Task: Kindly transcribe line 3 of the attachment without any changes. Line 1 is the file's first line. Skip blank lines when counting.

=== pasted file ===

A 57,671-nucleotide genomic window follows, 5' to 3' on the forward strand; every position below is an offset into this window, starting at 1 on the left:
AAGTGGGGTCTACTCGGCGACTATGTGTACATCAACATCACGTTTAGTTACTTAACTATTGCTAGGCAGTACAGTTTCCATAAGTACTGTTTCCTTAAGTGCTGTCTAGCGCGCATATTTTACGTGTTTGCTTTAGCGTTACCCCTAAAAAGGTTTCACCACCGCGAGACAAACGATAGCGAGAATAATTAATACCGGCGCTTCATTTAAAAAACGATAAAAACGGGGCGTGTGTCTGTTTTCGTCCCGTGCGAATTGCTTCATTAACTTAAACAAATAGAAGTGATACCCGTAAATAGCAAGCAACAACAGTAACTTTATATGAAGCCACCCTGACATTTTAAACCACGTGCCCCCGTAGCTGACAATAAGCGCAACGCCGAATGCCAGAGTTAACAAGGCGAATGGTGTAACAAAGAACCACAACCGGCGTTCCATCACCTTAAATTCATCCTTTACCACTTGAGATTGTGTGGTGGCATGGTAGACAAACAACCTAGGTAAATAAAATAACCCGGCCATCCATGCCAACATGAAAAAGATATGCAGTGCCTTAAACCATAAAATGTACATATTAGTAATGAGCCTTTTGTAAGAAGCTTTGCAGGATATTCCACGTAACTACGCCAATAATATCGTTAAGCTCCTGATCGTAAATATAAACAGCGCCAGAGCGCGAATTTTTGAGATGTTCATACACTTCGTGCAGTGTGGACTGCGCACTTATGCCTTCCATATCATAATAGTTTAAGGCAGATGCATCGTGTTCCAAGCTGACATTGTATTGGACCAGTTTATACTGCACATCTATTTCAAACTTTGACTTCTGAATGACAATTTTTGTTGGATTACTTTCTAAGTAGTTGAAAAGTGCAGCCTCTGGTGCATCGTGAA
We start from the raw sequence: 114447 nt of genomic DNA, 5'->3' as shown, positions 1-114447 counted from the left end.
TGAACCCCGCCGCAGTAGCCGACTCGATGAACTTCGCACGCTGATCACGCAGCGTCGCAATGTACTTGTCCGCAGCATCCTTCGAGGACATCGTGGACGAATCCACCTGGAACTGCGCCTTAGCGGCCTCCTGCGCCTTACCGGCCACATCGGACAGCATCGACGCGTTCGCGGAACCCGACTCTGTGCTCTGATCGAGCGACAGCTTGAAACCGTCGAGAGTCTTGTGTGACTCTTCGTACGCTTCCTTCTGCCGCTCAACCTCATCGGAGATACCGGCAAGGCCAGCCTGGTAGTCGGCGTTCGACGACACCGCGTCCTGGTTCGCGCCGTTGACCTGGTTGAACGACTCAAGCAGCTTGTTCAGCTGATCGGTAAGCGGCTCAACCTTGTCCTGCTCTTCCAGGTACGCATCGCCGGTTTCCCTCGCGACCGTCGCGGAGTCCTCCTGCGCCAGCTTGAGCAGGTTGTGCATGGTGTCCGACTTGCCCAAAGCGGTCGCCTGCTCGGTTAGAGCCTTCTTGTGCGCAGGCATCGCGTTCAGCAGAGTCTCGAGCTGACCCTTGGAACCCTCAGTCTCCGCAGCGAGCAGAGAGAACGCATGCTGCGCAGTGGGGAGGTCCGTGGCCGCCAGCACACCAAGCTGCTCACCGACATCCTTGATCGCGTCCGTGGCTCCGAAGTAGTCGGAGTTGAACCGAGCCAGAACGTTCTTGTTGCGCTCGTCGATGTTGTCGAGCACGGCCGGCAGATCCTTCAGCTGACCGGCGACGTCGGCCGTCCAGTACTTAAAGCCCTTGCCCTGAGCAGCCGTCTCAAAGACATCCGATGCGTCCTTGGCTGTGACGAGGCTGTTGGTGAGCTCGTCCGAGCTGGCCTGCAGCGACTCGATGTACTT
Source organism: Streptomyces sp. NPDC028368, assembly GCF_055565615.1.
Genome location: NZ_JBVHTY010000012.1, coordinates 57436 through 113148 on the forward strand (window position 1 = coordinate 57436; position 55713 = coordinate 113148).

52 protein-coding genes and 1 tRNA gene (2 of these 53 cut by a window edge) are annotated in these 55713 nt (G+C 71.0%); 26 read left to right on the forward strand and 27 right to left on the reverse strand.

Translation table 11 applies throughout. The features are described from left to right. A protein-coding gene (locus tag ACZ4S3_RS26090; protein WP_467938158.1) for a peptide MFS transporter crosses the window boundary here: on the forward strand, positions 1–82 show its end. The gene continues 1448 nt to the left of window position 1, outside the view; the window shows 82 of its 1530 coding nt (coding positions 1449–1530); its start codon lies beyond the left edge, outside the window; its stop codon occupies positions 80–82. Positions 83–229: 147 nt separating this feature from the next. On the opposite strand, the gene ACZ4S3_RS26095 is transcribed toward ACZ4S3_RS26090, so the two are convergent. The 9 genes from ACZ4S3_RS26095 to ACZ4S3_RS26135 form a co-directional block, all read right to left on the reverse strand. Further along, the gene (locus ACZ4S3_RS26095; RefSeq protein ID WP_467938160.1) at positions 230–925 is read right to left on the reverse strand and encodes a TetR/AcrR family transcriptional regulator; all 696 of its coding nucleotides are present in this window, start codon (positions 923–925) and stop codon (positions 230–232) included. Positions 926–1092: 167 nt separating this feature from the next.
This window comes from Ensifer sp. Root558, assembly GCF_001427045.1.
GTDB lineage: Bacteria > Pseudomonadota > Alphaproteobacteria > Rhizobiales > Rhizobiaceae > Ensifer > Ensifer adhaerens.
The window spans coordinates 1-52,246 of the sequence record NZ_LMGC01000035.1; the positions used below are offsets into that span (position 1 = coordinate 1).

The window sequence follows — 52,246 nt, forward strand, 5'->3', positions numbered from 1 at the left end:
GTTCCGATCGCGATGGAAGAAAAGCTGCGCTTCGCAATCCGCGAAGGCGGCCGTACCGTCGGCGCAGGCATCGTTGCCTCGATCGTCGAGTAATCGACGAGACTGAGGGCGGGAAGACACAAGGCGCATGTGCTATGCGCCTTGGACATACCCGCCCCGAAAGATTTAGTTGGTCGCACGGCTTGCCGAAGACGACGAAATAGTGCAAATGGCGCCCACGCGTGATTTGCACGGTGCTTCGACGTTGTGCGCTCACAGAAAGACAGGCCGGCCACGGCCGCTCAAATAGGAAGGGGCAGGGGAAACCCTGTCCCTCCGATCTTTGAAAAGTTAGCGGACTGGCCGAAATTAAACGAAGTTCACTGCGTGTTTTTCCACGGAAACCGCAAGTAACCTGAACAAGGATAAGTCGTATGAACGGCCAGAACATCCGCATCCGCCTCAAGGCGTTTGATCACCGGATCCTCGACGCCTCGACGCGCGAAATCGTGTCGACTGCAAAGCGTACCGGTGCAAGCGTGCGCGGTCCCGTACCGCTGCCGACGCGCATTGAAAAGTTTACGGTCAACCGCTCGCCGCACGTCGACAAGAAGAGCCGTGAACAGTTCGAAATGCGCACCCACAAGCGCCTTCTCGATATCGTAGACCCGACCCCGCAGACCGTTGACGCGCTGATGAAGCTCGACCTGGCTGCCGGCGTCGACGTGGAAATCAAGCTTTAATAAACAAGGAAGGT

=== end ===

We start from the raw sequence: 114447 nt of genomic DNA, 5'->3' as shown, positions 1-114447 counted from the left end.